Data is another increasingly important aspect of CCM. While the print industry is well aware of its benefits in a promotional setting, the pressure is on to manage the customer experience with the help of data in terms of when and how consumers want to be reached.
Berlin notes that successful campaigns must be appropriately responsive and not simply include a call to action. “Achieving this is not trivial and requires an approach that supports highly individualized communications management that is able to react and nurture customer interest while at the same time exploit each media to its fullest potential—including print, email, and Web.”
XMPie has supported variable data print functions since its inception approximately 14 years ago. Unique to the company is its approach that data, rules, and design are all key elements integrated into a single framework, achieving a consistent and coherent personalized experience that makes sense across different media outlets.
Incorporating these various channels and technologies to a CCM strategy is critical to maintaining customer satisfaction. However, it is important that organizations pay attention to the workflow that supports this new functionality. “As many organizations address alternative delivery methods, including mobile, cloud, email, digital mailboxes, and drop boxes, the workflows are not coherent, causing additional processing steps, redundancy, and opportunities for error,” warns Crawford Tech’s Day.
Crawford Tech’s PRO Channel Manager interfaces with today’s delivery methods, creating a bi-directional flow to communicate to and from the source to verify transmission and delivery.
Romano adds that companies are asked to do more with less, and need the tools and solutions that allow them to do this. “What this means is pushing content control to the line of business, getting rid of expensive change management cycles that require a lot of overhead and resources, reducing infrastructure costs and burdens by using cloud-based solutions, and partnering with organizations that can help them scale on an on demand basis.”
Prinova’s Messagepoint is a hybrid cloud-based solution that is delivery channel agnostic, allowing for the delivery of customer communications across multiple channels. “It gets customer communications in the hands of the business users, letting them make the changes they need without burdening IT. This allows communications to get changed quicker, letting businesses react to changes that could impact the customer experience,” he adds.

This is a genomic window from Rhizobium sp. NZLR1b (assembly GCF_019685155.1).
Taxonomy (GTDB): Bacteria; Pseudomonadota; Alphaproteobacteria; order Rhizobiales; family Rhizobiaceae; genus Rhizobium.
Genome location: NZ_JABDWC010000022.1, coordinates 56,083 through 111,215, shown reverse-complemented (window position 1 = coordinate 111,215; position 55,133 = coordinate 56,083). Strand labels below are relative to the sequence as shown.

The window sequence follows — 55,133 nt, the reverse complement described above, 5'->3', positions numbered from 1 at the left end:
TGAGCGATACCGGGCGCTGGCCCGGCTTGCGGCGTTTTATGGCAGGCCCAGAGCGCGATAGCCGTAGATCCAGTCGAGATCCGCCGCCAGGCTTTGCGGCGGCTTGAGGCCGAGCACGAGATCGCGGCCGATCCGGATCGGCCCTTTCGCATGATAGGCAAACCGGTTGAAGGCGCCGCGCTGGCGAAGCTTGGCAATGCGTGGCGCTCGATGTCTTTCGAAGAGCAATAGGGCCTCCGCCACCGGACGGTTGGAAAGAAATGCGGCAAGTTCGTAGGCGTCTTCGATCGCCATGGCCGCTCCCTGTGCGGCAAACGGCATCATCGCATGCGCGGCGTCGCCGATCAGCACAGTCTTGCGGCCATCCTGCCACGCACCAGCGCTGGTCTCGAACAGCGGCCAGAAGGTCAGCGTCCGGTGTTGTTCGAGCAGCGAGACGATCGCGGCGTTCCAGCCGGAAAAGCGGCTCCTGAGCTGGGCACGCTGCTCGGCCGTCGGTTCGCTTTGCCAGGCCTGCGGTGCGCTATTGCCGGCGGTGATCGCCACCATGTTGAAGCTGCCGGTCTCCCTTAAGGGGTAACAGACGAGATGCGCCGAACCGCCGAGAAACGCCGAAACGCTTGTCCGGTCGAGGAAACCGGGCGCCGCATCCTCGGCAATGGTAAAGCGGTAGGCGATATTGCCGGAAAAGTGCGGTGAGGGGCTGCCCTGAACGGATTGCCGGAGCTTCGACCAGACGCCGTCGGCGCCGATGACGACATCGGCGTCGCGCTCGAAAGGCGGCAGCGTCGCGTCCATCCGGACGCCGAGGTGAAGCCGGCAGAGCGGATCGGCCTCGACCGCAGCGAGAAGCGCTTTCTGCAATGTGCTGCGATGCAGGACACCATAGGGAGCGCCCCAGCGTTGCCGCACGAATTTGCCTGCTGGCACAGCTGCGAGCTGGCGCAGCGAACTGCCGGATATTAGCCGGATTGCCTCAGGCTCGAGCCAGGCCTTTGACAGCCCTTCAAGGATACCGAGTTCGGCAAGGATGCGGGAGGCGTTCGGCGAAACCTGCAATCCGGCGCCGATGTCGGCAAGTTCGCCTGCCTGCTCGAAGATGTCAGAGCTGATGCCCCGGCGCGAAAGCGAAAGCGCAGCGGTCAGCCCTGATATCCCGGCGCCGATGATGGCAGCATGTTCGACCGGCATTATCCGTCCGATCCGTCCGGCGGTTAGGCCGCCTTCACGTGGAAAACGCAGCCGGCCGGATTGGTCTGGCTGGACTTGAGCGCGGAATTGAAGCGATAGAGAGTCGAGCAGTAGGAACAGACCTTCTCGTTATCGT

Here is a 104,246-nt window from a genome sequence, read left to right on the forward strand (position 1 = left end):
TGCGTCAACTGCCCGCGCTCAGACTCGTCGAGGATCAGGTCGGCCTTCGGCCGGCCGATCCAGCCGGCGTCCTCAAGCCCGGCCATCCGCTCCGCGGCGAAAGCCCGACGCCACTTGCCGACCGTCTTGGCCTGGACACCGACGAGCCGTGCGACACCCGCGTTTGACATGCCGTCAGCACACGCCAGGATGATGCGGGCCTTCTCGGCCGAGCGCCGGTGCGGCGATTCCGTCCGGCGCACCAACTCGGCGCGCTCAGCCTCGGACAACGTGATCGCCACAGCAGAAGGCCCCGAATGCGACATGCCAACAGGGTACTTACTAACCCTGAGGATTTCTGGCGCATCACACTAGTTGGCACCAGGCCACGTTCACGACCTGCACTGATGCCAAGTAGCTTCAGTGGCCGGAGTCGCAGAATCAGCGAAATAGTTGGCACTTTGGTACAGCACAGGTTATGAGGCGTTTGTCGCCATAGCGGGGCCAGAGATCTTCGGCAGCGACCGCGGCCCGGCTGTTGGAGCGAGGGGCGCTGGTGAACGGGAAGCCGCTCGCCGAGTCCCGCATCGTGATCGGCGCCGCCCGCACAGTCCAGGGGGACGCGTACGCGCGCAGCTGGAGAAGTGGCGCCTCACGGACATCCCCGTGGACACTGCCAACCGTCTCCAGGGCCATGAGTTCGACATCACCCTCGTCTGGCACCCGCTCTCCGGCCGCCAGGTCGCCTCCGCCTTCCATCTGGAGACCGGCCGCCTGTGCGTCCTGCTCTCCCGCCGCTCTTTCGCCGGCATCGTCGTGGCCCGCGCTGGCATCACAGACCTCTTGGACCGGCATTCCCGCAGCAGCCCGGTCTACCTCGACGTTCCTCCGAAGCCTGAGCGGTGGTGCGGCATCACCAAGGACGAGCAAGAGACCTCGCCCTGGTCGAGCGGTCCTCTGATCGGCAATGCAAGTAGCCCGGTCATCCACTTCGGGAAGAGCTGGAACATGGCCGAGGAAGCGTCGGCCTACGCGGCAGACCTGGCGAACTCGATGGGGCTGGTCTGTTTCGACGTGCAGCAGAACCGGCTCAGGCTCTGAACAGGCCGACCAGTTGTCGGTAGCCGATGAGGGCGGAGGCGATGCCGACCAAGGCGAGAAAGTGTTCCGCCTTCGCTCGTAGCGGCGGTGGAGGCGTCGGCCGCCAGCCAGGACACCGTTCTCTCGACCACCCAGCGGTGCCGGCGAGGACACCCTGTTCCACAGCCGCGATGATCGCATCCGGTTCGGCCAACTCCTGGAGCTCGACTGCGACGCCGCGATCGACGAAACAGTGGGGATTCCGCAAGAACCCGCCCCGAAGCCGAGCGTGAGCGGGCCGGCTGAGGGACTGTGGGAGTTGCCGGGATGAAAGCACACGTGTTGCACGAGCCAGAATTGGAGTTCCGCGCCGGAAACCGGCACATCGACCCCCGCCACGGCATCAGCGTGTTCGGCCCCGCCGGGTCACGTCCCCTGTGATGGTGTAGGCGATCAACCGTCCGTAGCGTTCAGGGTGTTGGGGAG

Many software solutions are available to facilitate effective cross-channel document creation and delivery for a range of organizations from large enterprises to smaller print providers.
Crawford Tech provides solutions to enhance document print streams for both print and e-delivery. This eliminates the need to re-code all customer legacy applications. The company’s CCM solutions are flexible, scalable, and adaptable to any sized company. Ideally, the company would produce some form of transactional document, including print, alternative delivery, or a combination of two.
GMC Inspire is a robust CCM software solution designed to help businesses increase customer engagement. The solution enables enterprises to effectively streamline and advance the creation and delivery of marketing, transactional, and operational communications. It also includes comprehensive content management capabilities for highly regulated industries allowing businesses to ensure corporate and legislative compliance across all communications. GMC serves thousands of clients of all sizes worldwide across banking, insurance, retail, business services, telecommunications/utilities, healthcare, and service provider industries.